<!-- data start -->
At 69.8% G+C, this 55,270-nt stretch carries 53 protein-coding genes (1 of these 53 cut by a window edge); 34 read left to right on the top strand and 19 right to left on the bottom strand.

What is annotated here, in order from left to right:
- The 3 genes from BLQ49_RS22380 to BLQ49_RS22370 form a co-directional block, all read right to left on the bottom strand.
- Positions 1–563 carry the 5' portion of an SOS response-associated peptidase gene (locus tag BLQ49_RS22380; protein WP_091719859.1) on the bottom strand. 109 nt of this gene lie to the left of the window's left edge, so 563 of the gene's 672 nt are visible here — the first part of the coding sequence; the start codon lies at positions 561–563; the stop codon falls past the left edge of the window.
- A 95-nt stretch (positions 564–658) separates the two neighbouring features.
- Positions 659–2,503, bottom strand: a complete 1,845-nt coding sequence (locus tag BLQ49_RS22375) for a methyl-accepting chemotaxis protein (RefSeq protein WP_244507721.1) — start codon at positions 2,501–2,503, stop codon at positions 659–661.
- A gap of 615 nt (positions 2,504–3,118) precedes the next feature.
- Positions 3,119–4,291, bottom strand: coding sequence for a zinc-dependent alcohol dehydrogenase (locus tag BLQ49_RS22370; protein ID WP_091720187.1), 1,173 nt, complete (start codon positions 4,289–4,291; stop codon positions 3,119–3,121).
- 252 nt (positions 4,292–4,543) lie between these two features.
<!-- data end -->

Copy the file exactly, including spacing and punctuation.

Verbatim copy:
At 69.8% G+C, this 55,270-nt stretch carries 53 protein-coding genes (1 of these 53 cut by a window edge); 34 read left to right on the top strand and 19 right to left on the bottom strand.

What is annotated here, in order from left to right:
- The 3 genes from BLQ49_RS22380 to BLQ49_RS22370 form a co-directional block, all read right to left on the bottom strand.
- Positions 1–563 carry the 5' portion of an SOS response-associated peptidase gene (locus tag BLQ49_RS22380; protein WP_091719859.1) on the bottom strand. 109 nt of this gene lie to the left of the window's left edge, so 563 of the gene's 672 nt are visible here — the first part of the coding sequence; the start codon lies at positions 561–563; the stop codon falls past the left edge of the window.
- A 95-nt stretch (positions 564–658) separates the two neighbouring features.
- Positions 659–2,503, bottom strand: a complete 1,845-nt coding sequence (locus tag BLQ49_RS22375) for a methyl-accepting chemotaxis protein (RefSeq protein WP_244507721.1) — start codon at positions 2,501–2,503, stop codon at positions 659–661.
- A gap of 615 nt (positions 2,504–3,118) precedes the next feature.
- Positions 3,119–4,291, bottom strand: coding sequence for a zinc-dependent alcohol dehydrogenase (locus tag BLQ49_RS22370; protein ID WP_091720187.1), 1,173 nt, complete (start codon positions 4,289–4,291; stop codon positions 3,119–3,121).
- 252 nt (positions 4,292–4,543) lie between these two features.